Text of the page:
I admit it. I daily fall victim to my mind's attempts to keep me worrying, to keep the fretting fresh and new, to continue to enslave me to its wiles. But now, 45 years into the game, I'm beginning to catch on, and I'm seeing the ways in which I make myself miserable. I am determined to continue to learn how to get off at the station, rest my weary self, and be a witness to my mind. The lessons learned from that watchfulness and awareness---often called mindfulness---are ones that I will be sure to share here with you, Dear Reader. If you have a story, tactic or anecdote to share about mindfulness and self-care, please leave a comment, and I will be sure to respond.

7 comments:

Jim Canto said...

I can relate...I have "pain" too. (the quotes indicate there are various kinds of pain).. but, here's the thought I wanted to pass along for your consideration:

All nature is but art
unknown to thee,
All chance, direction
which thou canst not see;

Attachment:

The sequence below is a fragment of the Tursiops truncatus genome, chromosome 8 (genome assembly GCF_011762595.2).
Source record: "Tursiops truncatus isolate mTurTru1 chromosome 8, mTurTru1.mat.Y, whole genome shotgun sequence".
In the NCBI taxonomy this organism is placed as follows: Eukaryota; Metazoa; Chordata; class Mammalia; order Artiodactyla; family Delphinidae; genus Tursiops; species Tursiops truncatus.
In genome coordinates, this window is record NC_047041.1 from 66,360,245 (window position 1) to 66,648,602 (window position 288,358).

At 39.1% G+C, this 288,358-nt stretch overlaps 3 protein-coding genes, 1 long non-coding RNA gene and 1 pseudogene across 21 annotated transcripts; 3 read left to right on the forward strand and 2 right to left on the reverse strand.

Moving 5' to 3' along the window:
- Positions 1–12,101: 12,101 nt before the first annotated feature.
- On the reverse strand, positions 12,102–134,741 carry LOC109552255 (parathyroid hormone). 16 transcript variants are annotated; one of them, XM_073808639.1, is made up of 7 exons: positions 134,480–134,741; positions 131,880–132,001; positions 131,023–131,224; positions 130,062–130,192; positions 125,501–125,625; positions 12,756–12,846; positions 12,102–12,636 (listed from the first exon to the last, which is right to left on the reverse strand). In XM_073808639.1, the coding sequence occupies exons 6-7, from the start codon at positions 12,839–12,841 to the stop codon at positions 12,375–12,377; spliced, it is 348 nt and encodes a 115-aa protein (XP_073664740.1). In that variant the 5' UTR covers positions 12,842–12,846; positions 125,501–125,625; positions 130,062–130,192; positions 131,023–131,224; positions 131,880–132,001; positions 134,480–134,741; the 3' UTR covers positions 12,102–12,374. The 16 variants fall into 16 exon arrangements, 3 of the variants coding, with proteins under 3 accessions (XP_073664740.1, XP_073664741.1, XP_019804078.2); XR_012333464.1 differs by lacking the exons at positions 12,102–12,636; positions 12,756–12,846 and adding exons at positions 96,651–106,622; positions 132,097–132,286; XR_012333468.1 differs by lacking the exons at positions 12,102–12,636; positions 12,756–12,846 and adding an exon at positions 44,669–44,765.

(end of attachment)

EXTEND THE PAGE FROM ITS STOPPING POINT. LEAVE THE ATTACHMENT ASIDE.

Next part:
All discord, harmony
not understood;
All partial evil,
universal good;
And, spite of pride,
in erring reason's spite,
One truth is clear,
Whatever is, is right.

- Alexander Pope

Don't forget the wisdom in accepting that which you can not change.

Peace.
- Jim

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Keith "Nurse Keith" Carlson, RN, BSN, NC-BC said...

Thanks for stopping by, and thanks for the kind thoughts, Jim!

La Petite Baker said...

Wow - lots of changes- may I ask why you and your wife are making so many drastic changes under this tough economy?
You are quitting your jobs! so many are looking for one - what's next for both of you?

BTW - this is Caterina from AT

Keith "Nurse Keith" Carlson, RN, BSN, NC-BC said...

Thanks for commenting, Caterina.

We are in the process of radical changes. We are ready to leave cold and wet New England. For health reasons, we need to find a warmer and sunnier climate where we will be happier and healthier, and where we can thrive.

I know that it is a risk, but with our health it is riskier to stay here where we are unhappy than to go off into an uncertain future in search of more joy and health. It is a calculated risk, and we will use the profits from the sale of our house to start a new life elsewhere.

We have plans for making money on the road, including but not limited to my working as a travel nurse as needed.